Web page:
Canadian Politics

zappatton2

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Sadly, I think Legault is gonna sweep this with his full populist schtick. My hope it that if he wins, it will be despite of, rather than because of, his anti-immigrant policies and vitriol. We don't need more political leaders casting themselves as the representatives of the "true citizens", while casting anyone they don't like as the dreaded "other", to be targeted and demonized.
 

thebeesknees22

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I didn't even bother since I plan on moving next year. *next project ending pending.

This province is whatever to me at this point. I care not what they do.
 

TedEH

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I'd like to have that attitude, but since starting to work in a Montreal-based company, I feel more invested in what happens in Quebec than I did before.
 

TedEH

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I'm exactly as disappointed as I expected to be. I guess that's not news. Came across some reddit posts making fun of how the only areas that voted differently seem to be the majority anglophone regions. ¯\_(ツ)_/¯
 

Vostre Roy

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I can't say that I understand the feeling given that being a french speaking straight white male brings me as far as possible from being a minority in Quebec lol

What does fuel my cynicism towards this election, and basically towards the federal one that will come sooner or later, is very well shown in this graph:

Quebec_Elections_2022.jpg

With 41% of the popular vote, the CAQ holds 72% of the possible seats at the parliament. Then you look at the next best three, who virtually have 1% of difference between each others, but the one out of those three that has won the least percentage (PLQ, 16.8% of the seats) of vote have twice as much seats than the one that has won more in percentage (QS, with 8.8% of the seats). Then you have the PQ who did an historic low of 3 seats (2.4%) with a popular vote that was a little better than the PLQ. Even the PCQ, whom I'm not a fan of personally but still represent 13% of the popular vote, end up with absolutely no one to represent them at the parliament.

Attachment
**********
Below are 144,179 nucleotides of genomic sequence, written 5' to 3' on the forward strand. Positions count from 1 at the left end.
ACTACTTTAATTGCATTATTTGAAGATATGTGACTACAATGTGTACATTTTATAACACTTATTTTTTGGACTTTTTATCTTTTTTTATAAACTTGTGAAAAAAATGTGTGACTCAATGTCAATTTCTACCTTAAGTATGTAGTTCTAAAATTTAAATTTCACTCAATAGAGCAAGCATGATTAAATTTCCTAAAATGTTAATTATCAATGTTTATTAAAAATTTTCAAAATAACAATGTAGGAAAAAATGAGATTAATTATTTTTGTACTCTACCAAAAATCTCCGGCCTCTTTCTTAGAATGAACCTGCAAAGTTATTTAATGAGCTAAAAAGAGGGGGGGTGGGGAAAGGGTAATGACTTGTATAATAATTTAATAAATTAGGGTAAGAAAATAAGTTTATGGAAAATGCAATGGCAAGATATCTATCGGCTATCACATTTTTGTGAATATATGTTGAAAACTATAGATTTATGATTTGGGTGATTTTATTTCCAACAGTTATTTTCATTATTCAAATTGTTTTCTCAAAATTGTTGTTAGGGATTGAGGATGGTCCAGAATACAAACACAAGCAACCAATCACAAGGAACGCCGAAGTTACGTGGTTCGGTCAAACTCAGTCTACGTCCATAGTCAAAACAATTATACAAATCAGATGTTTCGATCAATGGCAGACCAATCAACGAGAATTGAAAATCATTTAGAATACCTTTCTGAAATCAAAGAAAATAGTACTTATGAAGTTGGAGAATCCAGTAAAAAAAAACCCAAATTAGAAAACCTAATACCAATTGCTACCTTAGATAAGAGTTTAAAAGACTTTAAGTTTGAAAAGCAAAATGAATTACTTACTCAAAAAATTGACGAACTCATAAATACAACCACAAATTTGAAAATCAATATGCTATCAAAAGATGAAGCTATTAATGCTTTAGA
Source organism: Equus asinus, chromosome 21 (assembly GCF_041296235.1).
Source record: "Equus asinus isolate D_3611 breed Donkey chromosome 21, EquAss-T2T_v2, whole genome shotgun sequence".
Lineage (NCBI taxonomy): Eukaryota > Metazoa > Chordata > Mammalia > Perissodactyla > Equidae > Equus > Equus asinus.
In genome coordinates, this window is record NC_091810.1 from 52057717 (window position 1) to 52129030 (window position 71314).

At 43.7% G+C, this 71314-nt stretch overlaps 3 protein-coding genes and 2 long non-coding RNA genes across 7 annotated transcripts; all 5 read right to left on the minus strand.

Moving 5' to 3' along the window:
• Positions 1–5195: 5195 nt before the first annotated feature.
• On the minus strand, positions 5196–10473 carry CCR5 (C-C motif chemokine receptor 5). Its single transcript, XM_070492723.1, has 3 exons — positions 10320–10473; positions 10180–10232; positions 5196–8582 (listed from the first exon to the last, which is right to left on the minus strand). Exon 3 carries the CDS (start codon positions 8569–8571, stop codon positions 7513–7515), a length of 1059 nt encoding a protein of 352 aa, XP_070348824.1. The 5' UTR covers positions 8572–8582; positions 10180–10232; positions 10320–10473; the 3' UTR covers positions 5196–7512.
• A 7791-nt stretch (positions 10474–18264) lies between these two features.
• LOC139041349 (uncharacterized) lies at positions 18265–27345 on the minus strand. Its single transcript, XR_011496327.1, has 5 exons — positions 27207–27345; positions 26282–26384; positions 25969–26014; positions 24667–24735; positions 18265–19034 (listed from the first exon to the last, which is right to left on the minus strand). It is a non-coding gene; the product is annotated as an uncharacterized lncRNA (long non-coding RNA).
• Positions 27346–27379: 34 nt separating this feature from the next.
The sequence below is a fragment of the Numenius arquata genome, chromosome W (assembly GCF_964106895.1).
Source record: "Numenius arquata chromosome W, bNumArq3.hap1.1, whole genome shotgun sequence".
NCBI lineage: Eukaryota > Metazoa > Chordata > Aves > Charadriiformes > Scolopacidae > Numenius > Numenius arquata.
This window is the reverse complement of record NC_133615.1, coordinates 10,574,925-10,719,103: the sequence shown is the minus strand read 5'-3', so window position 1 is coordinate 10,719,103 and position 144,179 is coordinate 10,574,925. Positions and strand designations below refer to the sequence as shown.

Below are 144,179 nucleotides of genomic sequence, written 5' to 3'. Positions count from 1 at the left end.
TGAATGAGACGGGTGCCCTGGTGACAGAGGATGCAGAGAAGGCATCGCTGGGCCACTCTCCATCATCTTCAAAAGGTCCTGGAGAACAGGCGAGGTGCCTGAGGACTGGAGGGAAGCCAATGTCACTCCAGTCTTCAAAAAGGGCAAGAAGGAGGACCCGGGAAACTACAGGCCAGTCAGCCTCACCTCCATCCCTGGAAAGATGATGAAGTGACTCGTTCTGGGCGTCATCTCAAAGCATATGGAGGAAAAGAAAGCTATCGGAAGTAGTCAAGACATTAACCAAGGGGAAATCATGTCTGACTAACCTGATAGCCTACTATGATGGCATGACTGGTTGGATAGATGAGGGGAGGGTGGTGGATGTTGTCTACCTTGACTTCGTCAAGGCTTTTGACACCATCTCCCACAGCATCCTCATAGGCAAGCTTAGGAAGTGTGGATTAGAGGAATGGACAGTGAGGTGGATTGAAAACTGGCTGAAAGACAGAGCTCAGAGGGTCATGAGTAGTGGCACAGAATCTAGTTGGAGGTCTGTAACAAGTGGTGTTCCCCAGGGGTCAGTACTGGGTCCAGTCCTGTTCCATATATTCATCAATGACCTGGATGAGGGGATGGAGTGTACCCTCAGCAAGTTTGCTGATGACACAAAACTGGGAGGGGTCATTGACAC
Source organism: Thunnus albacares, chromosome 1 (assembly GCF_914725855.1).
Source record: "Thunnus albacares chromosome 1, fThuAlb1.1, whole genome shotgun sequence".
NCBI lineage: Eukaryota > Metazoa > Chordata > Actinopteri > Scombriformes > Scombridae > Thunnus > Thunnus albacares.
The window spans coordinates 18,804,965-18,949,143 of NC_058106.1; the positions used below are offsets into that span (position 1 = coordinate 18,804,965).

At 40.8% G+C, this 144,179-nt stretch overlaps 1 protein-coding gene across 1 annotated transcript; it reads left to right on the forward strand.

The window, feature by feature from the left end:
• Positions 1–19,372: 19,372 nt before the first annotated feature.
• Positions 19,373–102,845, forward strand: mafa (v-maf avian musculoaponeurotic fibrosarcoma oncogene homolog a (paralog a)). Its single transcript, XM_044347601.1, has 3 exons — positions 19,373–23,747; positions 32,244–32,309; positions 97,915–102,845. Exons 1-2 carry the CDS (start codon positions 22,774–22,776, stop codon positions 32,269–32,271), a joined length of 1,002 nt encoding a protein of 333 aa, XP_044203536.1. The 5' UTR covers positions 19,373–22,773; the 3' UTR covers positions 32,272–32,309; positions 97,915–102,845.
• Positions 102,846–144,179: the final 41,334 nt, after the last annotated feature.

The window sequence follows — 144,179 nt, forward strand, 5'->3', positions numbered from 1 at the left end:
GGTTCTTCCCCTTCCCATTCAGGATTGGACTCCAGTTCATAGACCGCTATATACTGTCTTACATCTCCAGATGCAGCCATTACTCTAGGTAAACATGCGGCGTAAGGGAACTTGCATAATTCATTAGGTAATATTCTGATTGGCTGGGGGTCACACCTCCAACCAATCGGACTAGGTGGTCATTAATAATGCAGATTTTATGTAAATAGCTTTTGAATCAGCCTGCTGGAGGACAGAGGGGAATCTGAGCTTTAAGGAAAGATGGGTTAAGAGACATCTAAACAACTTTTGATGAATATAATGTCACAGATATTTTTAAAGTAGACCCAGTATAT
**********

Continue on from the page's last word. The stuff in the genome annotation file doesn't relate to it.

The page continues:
Every election for the past what, 15 years or so, talks about "Proportional Representation" (it was even a promise from the CAQ before they got elected last time), but when they get into the position to actually do something about it, then the actual system becomes fine since it allowed them to win.

This system is broken. But I can't recall being so obvious since I've been old enough to vote.
 

thebeesknees22

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As a Bostonian, a thread about Canadian politics always makes me think of this:


Hope it provides a few laughs at least!
lol
Before I moved to Canada I always thought not much happened up here in terms of politics, but it's actually quite...iinnnnteresting. haha

There's the same far right group brewing up here that's down south, and it's suuuper weird to watch. They may actually take power in the next round or two, because Liberals can't seem to be able to do anything about the cost of living. I think if they can't figure it out they'll have a hard time staying in power since at the end of the day most people just want to live their lives and be able to afford to live comfy.

In terms of cost of living and that side of politics, I feel like Canada is about 5-7 years ahead of the US in terms of wiping out the middle class. It's ...just....so....expensive.. here. I don't know how people with normal jobs get by tbh. There's no way the average person can be saving for retirement or to be able to afford a downpayment on property at this point with as much as things are.

I have a good job, but I myself am having to essentially live the monk life and live as cheap as possible (not counting music gear stuff), and I still can't get ahead to be able to afford a house at this point. It's just so completely F'd that it's hard to describe to someone unless they're experiencing it as well.